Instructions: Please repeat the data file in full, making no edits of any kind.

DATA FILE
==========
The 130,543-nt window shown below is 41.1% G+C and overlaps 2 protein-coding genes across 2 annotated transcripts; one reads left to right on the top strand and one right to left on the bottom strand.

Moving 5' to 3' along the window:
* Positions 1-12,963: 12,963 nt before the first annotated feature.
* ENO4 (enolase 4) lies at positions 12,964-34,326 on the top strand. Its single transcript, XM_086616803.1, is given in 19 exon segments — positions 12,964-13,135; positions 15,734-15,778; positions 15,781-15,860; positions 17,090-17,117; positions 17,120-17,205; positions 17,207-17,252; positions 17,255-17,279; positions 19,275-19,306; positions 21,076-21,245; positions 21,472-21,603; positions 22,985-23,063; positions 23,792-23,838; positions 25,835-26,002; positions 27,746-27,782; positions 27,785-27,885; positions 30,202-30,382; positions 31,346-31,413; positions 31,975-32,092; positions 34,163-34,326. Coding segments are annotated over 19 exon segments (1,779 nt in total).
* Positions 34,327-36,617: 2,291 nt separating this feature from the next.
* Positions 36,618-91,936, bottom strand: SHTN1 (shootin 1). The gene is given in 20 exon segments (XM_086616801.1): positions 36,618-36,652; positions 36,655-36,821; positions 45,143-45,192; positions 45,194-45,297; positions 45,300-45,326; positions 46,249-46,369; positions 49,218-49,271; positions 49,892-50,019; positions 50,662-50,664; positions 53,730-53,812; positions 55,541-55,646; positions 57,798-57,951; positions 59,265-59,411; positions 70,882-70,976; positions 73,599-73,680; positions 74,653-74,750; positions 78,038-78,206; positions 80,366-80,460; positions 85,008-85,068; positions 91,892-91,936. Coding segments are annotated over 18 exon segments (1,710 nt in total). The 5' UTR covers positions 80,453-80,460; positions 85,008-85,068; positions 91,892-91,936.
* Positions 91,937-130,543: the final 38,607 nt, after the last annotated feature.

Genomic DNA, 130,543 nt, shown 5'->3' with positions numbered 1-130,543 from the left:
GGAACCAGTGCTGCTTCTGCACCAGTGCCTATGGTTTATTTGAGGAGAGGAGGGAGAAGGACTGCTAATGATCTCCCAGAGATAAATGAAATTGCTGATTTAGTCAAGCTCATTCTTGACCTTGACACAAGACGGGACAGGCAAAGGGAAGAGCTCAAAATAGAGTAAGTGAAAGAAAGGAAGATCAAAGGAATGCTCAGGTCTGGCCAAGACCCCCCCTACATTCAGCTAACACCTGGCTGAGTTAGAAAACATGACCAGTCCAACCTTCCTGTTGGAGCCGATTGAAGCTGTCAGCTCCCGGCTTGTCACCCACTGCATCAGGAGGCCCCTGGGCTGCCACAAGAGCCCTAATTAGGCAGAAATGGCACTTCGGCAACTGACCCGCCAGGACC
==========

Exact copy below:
The 130,543-nt window shown below is 41.1% G+C and overlaps 2 protein-coding genes across 2 annotated transcripts; one reads left to right on the top strand and one right to left on the bottom strand.

Moving 5' to 3' along the window:
* Positions 1-12,963: 12,963 nt before the first annotated feature.
* ENO4 (enolase 4) lies at positions 12,964-34,326 on the top strand. Its single transcript, XM_086616803.1, is given in 19 exon segments — positions 12,964-13,135; positions 15,734-15,778; positions 15,781-15,860; positions 17,090-17,117; positions 17,120-17,205; positions 17,207-17,252; positions 17,255-17,279; positions 19,275-19,306; positions 21,076-21,245; positions 21,472-21,603; positions 22,985-23,063; positions 23,792-23,838; positions 25,835-26,002; positions 27,746-27,782; positions 27,785-27,885; positions 30,202-30,382; positions 31,346-31,413; positions 31,975-32,092; positions 34,163-34,326. Coding segments are annotated over 19 exon segments (1,779 nt in total).
* Positions 34,327-36,617: 2,291 nt separating this feature from the next.
* Positions 36,618-91,936, bottom strand: SHTN1 (shootin 1). The gene is given in 20 exon segments (XM_086616801.1): positions 36,618-36,652; positions 36,655-36,821; positions 45,143-45,192; positions 45,194-45,297; positions 45,300-45,326; positions 46,249-46,369; positions 49,218-49,271; positions 49,892-50,019; positions 50,662-50,664; positions 53,730-53,812; positions 55,541-55,646; positions 57,798-57,951; positions 59,265-59,411; positions 70,882-70,976; positions 73,599-73,680; positions 74,653-74,750; positions 78,038-78,206; positions 80,366-80,460; positions 85,008-85,068; positions 91,892-91,936. Coding segments are annotated over 18 exon segments (1,710 nt in total). The 5' UTR covers positions 80,453-80,460; positions 85,008-85,068; positions 91,892-91,936.
* Positions 91,937-130,543: the final 38,607 nt, after the last annotated feature.

Genomic DNA, 130,543 nt, shown 5'->3' with positions numbered 1-130,543 from the left:
GGAACCAGTGCTGCTTCTGCACCAGTGCCTATGGTTTATTTGAGGAGAGGAGGGAGAAGGACTGCTAATGATCTCCCAGAGATAAATGAAATTGCTGATTTAGTCAAGCTCATTCTTGACCTTGACACAAGACGGGACAGGCAAAGGGAAGAGCTCAAAATAGAGTAAGTGAAAGAAAGGAAGATCAAAGGAATGCTCAGGTCTGGCCAAGACCCCCCCTACATTCAGCTAACACCTGGCTGAGTTAGAAAACATGACCAGTCCAACCTTCCTGTTGGAGCCGATTGAAGCTGTCAGCTCCCGGCTTGTCACCCACTGCATCAGGAGGCCCCTGGGCTGCCACAAGAGCCCTAATTAGGCAGAAATGGCACTTCGGCAACTGACCCGCCAGGACC